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Freshfields Sustainability

| 4 minutes read

Corporate reporting on ESG: the European Commission’s consultation on the EU's Non-Financial Reporting Directive

The European Commission (the Commission) has started a public consultation to collect the views of various stakeholders regarding suggested revisions to the Non-Financial Reporting Directive (NFRD), which closes on 11 June 2020. The revision of the NFRD might lead to the introduction of a centralised reporting regime, which will be applicable to a greater number of businesses than are caught by national laws implementing the current NFRD. The Commission is expected to present the first proposal at the beginning of next year.

The consultation 

In its 11 December 2019 communication on the European Green Deal, the Commission committed to review the NFRD as part of its strategy to strengthen the foundations of sustainable investment.

Accordingly, on 20 February 2020 the Commission launched a public consultation on the review of the NFRD, asking stakeholders for their views on possible revisions of the NFRD by 11 June 2020. The consultation is targeted at those who prepare, and use published non-financial information (such as investors and civil society organisations), as well as other stakeholder groups (like academics, national authorities and rating agencies). It will be accompanied (inter alia) by targeted surveys addressed to SMEs, interviews conducted with sustainability rating agencies, and workshops with stakeholders. The NFRD review is accompanied by a number of studies and other consultations, like the study on due diligence requirements through the supply chain (2019), a public consultation on corporate reporting (2018) and a targeted consultation on climate-related reporting (2019).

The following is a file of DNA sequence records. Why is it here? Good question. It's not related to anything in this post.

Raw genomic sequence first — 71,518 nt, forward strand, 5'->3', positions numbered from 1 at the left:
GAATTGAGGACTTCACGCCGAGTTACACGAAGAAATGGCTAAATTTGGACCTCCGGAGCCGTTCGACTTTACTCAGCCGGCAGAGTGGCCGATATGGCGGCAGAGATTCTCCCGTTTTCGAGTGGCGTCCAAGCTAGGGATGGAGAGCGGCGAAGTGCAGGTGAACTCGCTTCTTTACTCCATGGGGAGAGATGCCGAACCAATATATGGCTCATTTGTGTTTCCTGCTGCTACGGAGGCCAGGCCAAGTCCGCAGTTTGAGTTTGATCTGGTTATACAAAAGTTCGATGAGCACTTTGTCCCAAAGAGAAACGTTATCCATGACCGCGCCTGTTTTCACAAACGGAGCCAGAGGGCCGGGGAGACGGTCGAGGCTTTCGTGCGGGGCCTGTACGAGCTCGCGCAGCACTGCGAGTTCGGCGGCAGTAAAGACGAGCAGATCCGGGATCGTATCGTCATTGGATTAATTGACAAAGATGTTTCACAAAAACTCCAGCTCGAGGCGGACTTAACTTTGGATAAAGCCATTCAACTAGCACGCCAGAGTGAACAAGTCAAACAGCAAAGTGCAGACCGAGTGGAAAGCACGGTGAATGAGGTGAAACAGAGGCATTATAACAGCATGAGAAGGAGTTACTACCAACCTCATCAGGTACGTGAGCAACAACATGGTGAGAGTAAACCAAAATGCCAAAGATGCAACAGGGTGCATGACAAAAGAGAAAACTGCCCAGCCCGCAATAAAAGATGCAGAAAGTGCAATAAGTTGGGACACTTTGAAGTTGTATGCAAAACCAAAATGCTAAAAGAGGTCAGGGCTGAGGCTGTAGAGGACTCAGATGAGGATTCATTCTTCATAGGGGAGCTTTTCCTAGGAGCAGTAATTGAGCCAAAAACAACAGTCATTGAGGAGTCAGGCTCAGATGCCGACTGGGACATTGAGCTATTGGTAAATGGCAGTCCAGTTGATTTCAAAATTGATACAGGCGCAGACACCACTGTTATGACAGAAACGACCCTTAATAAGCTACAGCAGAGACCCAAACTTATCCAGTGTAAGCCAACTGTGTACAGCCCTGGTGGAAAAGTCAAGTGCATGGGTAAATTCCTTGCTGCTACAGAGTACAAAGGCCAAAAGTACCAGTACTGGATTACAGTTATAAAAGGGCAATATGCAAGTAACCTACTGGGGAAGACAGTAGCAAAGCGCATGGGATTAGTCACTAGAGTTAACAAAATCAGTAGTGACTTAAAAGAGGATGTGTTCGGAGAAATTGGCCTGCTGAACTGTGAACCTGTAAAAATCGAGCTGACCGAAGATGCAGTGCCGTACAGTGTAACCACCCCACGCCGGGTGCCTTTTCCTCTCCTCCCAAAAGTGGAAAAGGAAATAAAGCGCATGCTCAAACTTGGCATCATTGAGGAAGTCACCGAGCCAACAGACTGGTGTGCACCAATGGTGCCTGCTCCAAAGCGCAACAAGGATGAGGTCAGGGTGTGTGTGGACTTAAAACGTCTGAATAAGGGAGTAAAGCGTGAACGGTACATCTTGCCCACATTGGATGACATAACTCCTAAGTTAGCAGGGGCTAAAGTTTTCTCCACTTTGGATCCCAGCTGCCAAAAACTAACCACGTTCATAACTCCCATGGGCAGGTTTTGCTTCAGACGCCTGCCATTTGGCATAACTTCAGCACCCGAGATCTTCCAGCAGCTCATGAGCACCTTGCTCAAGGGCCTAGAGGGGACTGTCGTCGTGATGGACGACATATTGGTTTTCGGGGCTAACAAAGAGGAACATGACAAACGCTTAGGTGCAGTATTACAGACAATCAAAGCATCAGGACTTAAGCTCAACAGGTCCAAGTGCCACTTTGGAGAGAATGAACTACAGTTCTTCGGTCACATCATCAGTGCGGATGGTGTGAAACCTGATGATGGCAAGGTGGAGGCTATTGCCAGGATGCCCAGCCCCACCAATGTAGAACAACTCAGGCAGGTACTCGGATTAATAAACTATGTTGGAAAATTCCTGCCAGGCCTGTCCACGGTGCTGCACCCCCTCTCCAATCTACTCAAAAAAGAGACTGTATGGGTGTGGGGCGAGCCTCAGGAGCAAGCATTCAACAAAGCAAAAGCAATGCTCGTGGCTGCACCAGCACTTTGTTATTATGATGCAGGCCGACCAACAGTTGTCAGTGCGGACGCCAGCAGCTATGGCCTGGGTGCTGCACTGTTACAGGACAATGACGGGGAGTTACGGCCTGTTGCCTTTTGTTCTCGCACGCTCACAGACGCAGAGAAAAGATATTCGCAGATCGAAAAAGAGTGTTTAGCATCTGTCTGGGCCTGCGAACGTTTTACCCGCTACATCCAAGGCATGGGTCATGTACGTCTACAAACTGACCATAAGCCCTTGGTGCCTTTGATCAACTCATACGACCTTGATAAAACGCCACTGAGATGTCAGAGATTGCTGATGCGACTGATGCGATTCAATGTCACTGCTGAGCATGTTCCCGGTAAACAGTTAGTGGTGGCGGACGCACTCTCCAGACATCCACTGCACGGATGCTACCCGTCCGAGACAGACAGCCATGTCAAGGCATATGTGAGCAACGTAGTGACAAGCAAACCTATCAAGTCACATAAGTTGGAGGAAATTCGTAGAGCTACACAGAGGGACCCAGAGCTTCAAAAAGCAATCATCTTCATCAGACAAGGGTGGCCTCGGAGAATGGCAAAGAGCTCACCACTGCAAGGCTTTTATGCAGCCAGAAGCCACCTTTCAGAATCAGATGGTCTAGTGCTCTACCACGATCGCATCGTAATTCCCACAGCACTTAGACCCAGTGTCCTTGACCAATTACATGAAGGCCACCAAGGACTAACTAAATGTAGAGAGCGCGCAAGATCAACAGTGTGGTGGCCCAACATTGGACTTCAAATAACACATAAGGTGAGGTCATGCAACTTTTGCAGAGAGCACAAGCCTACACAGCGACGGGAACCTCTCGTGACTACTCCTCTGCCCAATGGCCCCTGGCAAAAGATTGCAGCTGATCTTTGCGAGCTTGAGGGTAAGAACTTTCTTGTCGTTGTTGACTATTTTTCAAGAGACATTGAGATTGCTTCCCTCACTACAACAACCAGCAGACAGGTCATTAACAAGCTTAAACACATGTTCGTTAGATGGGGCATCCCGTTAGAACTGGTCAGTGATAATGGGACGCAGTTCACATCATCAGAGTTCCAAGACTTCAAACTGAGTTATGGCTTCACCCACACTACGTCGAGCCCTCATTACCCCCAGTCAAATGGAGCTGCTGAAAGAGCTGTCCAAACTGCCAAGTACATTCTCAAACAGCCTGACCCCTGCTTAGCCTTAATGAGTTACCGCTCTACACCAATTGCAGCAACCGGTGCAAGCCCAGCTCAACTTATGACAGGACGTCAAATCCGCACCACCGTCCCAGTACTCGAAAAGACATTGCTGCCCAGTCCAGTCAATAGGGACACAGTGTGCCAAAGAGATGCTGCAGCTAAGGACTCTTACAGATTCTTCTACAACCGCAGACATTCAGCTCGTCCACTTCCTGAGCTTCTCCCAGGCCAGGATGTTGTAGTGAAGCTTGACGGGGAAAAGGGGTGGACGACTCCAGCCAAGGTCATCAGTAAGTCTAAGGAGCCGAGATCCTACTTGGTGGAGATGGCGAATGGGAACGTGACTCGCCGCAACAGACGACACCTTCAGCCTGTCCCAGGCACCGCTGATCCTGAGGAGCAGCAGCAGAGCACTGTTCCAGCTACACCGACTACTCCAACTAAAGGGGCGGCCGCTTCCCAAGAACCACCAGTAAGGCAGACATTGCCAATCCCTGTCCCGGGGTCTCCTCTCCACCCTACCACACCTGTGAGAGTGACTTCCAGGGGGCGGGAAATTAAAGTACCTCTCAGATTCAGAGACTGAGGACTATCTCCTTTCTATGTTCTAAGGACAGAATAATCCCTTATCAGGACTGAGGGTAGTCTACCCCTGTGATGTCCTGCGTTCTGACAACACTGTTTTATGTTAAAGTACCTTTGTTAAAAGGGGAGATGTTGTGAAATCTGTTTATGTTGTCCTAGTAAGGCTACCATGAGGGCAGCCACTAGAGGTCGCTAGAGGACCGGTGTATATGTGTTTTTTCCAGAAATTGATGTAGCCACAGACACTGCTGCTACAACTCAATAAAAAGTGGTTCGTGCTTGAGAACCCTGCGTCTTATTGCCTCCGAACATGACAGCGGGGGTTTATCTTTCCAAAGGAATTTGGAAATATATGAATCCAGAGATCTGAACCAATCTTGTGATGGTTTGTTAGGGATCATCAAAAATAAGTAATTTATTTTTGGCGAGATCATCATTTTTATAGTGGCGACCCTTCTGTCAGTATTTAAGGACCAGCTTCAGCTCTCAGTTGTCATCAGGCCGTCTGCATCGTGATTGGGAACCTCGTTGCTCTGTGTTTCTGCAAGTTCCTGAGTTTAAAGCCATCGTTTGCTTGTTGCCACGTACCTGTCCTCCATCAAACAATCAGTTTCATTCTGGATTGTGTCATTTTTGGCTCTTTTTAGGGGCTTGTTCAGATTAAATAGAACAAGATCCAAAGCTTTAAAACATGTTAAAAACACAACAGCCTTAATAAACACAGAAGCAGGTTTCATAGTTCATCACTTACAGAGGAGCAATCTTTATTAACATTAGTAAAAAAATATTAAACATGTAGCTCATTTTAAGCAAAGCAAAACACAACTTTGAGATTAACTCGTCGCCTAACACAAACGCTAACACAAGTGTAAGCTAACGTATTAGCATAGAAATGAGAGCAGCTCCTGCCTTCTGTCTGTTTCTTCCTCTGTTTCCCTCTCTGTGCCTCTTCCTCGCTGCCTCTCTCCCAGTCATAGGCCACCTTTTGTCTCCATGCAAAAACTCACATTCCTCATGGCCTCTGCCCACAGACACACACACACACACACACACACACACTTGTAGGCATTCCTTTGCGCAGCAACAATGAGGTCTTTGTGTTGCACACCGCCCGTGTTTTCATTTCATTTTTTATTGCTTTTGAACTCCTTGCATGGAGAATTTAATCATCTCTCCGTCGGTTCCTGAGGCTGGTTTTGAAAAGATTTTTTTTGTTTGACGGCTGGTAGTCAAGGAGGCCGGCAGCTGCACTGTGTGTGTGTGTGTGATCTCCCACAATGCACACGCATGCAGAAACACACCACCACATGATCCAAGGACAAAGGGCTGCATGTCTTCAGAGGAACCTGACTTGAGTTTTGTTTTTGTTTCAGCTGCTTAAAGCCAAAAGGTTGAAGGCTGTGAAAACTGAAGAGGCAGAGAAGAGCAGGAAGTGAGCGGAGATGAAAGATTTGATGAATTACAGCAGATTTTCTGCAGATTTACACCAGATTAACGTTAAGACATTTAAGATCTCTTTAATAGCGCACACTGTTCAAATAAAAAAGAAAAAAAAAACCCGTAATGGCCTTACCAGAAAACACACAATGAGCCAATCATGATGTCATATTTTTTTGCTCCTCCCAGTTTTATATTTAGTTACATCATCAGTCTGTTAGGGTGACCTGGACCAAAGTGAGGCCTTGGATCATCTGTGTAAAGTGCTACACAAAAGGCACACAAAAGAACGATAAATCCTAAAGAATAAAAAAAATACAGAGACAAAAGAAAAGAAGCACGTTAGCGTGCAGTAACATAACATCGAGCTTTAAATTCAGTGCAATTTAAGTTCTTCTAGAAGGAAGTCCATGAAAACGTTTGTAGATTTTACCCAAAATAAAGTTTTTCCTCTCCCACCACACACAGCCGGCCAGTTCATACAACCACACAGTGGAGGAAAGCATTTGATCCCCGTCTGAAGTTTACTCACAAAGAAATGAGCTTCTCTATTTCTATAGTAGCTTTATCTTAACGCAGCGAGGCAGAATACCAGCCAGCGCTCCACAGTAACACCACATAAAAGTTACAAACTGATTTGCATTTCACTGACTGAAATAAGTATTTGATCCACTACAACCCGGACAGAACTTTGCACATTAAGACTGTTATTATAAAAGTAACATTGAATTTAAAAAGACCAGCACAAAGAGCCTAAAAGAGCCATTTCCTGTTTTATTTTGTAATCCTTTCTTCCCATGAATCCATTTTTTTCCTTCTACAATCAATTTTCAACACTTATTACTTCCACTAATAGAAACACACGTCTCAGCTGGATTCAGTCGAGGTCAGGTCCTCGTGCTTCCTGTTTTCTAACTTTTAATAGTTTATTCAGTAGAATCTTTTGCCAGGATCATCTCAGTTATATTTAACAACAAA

Sources indicate that a legislative proposal for a revised NFRD will be published in early 2021, building on these consultations. If and when a revised version of the NRFD is enacted by the European Parliament, member states of the EU would then be obliged to transpose its provisions into national law.

Deficits of the current NFRD identified by the Commission